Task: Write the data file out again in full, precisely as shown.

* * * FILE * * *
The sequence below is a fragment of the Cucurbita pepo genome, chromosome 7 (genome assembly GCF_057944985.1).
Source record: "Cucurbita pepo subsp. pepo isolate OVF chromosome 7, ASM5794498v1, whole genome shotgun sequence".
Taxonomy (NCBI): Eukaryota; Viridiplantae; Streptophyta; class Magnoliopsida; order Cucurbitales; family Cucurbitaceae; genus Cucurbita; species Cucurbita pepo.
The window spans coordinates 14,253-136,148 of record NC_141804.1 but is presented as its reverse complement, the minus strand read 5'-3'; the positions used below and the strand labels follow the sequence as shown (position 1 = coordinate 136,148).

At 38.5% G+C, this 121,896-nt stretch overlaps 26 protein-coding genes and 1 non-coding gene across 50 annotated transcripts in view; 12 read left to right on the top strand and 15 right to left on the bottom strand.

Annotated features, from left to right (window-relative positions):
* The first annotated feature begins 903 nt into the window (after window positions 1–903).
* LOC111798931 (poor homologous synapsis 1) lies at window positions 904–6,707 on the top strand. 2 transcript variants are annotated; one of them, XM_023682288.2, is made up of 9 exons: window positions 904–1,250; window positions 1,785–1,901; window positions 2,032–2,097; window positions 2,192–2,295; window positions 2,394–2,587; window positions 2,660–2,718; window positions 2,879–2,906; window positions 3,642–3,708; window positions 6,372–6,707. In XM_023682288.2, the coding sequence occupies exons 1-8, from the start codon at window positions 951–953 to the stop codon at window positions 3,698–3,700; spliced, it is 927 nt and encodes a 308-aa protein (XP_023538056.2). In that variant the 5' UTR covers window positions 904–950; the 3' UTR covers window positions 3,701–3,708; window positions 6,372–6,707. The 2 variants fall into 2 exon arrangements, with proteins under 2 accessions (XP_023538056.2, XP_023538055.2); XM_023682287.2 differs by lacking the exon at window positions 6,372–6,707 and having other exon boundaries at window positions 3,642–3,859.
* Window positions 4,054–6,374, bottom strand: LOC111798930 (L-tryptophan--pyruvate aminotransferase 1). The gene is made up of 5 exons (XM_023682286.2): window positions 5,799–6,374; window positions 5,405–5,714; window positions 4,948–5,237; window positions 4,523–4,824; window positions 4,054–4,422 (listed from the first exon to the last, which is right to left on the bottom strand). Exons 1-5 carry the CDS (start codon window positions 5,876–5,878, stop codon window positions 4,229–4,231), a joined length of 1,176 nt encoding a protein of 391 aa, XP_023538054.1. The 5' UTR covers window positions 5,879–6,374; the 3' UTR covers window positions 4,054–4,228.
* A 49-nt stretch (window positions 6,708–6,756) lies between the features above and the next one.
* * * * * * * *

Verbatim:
The sequence below is a fragment of the Cucurbita pepo genome, chromosome 7 (genome assembly GCF_057944985.1).
Source record: "Cucurbita pepo subsp. pepo isolate OVF chromosome 7, ASM5794498v1, whole genome shotgun sequence".
Taxonomy (NCBI): Eukaryota; Viridiplantae; Streptophyta; class Magnoliopsida; order Cucurbitales; family Cucurbitaceae; genus Cucurbita; species Cucurbita pepo.
The window spans coordinates 14,253-136,148 of record NC_141804.1 but is presented as its reverse complement, the minus strand read 5'-3'; the positions used below and the strand labels follow the sequence as shown (position 1 = coordinate 136,148).

At 38.5% G+C, this 121,896-nt stretch overlaps 26 protein-coding genes and 1 non-coding gene across 50 annotated transcripts in view; 12 read left to right on the top strand and 15 right to left on the bottom strand.

Annotated features, from left to right (window-relative positions):
* The first annotated feature begins 903 nt into the window (after window positions 1–903).
* LOC111798931 (poor homologous synapsis 1) lies at window positions 904–6,707 on the top strand. 2 transcript variants are annotated; one of them, XM_023682288.2, is made up of 9 exons: window positions 904–1,250; window positions 1,785–1,901; window positions 2,032–2,097; window positions 2,192–2,295; window positions 2,394–2,587; window positions 2,660–2,718; window positions 2,879–2,906; window positions 3,642–3,708; window positions 6,372–6,707. In XM_023682288.2, the coding sequence occupies exons 1-8, from the start codon at window positions 951–953 to the stop codon at window positions 3,698–3,700; spliced, it is 927 nt and encodes a 308-aa protein (XP_023538056.2). In that variant the 5' UTR covers window positions 904–950; the 3' UTR covers window positions 3,701–3,708; window positions 6,372–6,707. The 2 variants fall into 2 exon arrangements, with proteins under 2 accessions (XP_023538056.2, XP_023538055.2); XM_023682287.2 differs by lacking the exon at window positions 6,372–6,707 and having other exon boundaries at window positions 3,642–3,859.
* Window positions 4,054–6,374, bottom strand: LOC111798930 (L-tryptophan--pyruvate aminotransferase 1). The gene is made up of 5 exons (XM_023682286.2): window positions 5,799–6,374; window positions 5,405–5,714; window positions 4,948–5,237; window positions 4,523–4,824; window positions 4,054–4,422 (listed from the first exon to the last, which is right to left on the bottom strand). Exons 1-5 carry the CDS (start codon window positions 5,876–5,878, stop codon window positions 4,229–4,231), a joined length of 1,176 nt encoding a protein of 391 aa, XP_023538054.1. The 5' UTR covers window positions 5,879–6,374; the 3' UTR covers window positions 4,054–4,228.
* A 49-nt stretch (window positions 6,708–6,756) lies between the features above and the next one.